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President's Message
Protection of Diplomats
By Alan Timblick
President of The Seoul Times
US Ambassador Mark Lippert (right) poses with former Prime Minister Lee Hong-Ku (center) and former Junstice Minister Kang Geun-Shil at the event held on the occasion of the Asia Foundation's 60th anniversary at Plaza Hotel in Seoul.

We send our sympathies and good wishes to H.E. Mark Lippert, the US ambassador to Korea , and hope for a swift and full recovery from his injuries. At the same time we cannot help but condemn the heinous attack and its perpetrator. We strongly hope this was an isolated and not-to-be repeated incident and in no way symptomatic of the feelings of Korean citizens towards the USA!

One way to "demonstrate" that this is in fact so, would be for the people of Seoul to create an event, typical oftheir organizing skills, namely to hold yet another candlelight demonstration, this one in support of America's representative.

It might have echoes of that previous powerful march, which turned the result of a general election on its head, in which the USA was unfairly blamed for the tragic deaths of two schoolgirls in a traffic accident. It might also provide a healing salvant to those who were targeted by the previous anti-American demonstration.

But there are important issues at stake including a topical recurrent theme relating to safety and precautions in Korea these days.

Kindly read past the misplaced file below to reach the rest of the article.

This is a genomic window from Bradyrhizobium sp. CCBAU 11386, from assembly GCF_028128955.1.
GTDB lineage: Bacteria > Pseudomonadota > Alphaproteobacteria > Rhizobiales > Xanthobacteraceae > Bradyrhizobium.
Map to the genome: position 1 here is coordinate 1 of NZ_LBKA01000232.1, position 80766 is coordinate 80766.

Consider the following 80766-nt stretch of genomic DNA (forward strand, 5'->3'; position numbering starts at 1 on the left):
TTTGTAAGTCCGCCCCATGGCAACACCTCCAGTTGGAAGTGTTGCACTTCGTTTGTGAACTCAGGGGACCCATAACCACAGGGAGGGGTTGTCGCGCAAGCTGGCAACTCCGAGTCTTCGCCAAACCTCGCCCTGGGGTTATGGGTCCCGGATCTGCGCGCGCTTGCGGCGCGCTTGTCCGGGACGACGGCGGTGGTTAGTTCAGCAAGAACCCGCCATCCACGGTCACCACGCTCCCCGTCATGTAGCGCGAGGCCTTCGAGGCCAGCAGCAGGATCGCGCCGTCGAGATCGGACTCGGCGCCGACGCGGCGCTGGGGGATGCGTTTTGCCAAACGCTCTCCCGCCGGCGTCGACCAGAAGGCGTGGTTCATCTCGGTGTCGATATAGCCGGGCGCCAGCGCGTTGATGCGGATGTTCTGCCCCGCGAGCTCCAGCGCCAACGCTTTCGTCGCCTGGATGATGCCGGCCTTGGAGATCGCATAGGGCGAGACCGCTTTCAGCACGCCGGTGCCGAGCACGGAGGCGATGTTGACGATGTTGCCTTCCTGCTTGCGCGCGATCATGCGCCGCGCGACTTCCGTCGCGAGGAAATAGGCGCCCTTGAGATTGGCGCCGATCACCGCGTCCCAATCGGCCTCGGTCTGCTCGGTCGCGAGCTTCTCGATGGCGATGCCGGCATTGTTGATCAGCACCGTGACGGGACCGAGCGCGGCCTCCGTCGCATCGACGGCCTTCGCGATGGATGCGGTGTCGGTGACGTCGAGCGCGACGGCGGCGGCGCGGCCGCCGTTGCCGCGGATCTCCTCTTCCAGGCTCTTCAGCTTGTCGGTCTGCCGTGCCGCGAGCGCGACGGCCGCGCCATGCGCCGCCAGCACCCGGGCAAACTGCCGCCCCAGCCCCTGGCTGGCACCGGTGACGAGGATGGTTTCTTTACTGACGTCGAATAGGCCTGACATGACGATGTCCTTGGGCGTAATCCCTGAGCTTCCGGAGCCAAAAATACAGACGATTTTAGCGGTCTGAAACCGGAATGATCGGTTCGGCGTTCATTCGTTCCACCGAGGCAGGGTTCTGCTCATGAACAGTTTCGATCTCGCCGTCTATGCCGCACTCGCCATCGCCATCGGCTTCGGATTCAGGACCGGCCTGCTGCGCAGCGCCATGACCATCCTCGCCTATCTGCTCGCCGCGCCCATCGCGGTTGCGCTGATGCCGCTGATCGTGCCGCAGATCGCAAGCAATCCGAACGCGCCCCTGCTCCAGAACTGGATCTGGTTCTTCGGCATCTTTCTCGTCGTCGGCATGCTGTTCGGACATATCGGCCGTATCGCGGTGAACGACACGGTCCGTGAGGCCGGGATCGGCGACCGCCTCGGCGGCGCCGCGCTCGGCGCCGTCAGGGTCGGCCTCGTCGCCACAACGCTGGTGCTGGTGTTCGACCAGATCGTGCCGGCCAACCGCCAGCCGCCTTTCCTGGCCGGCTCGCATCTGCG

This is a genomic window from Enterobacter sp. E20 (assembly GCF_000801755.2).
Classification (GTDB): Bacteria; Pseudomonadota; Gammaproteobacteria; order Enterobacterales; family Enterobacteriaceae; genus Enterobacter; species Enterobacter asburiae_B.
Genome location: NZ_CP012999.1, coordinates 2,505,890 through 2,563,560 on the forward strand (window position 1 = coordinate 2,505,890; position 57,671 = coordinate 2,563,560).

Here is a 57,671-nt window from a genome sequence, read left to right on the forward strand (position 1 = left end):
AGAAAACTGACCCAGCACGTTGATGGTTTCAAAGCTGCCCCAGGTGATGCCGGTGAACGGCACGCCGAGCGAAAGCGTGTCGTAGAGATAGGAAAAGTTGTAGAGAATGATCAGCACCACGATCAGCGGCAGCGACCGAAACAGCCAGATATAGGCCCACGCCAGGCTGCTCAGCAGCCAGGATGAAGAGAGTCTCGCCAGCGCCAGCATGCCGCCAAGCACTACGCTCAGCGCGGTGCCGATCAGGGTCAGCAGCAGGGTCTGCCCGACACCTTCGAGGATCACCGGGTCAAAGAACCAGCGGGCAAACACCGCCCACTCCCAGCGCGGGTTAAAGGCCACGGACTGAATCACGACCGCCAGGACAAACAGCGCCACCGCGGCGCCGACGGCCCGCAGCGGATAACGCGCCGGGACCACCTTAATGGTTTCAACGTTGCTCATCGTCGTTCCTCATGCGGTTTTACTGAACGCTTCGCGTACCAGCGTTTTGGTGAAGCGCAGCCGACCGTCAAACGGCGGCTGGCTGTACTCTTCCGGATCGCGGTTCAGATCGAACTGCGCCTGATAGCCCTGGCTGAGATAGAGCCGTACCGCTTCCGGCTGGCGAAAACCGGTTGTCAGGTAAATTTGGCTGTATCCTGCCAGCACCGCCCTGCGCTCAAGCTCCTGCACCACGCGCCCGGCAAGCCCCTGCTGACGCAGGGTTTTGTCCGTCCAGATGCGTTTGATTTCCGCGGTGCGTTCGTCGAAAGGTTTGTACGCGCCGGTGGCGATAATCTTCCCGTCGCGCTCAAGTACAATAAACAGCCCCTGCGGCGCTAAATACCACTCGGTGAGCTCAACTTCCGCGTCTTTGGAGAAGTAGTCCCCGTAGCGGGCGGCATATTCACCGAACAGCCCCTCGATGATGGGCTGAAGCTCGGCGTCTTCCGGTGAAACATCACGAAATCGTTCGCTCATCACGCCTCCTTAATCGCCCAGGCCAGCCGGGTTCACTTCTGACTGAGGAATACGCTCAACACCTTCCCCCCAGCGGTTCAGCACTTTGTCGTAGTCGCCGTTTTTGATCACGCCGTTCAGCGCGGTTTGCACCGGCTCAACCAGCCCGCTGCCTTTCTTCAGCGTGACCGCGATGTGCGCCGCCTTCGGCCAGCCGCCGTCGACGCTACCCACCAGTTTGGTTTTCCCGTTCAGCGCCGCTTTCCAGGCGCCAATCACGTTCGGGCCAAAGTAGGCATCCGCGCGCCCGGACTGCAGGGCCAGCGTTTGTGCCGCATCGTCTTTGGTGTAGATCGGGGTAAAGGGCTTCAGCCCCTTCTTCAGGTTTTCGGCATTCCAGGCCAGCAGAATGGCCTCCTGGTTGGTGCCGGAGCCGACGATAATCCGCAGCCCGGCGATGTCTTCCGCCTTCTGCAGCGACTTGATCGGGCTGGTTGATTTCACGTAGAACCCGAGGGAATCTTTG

The personal safety of diplomats is the responsibility of the host country, universally recognized and mostly observed convention in international affairs.

For Korea to be in breach of this convention, joining the ranks of countries where diplomats are attacked, locked up, kidnapped an assassinated would be a shameful blot on the country's reputation as a mature democratic member of the family of nations.

Now this incident cannot be blamed on the population at large. But given prior knowledge of the character, disposition and previous record of mr. kim ki-jong, one has to ask how such a person as allowed to pass through police security, carrying a lethal weapon ... a very sharp and long knife — let alone to get within close proximity of the Ambassador?

Perhaps we should be very thankful he was not trained in the terrorist school of decapitation! But what a close peril we nearly experienced.!

One which should have been easily avoidable had proper prudent security procedures been followed!

Motives for irrational and uncivilized behavior are hard to fathom. The best we can hope for is to consign this attack to the same category as the senseless destruction of Namdaemun by a deranged arsonist!

Lets learn the lesson and remember that safety is paramount in all aspects of human relations!



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Alan Timblick serves as President of The Seoul Times. He grew up in England, graduated from Oxford University, and has lived in Seoul for over three decades. A former banker, he also worked for the Korean government as head of Invest Korea and for Seoul City as head of the Seoul Global Center.

 

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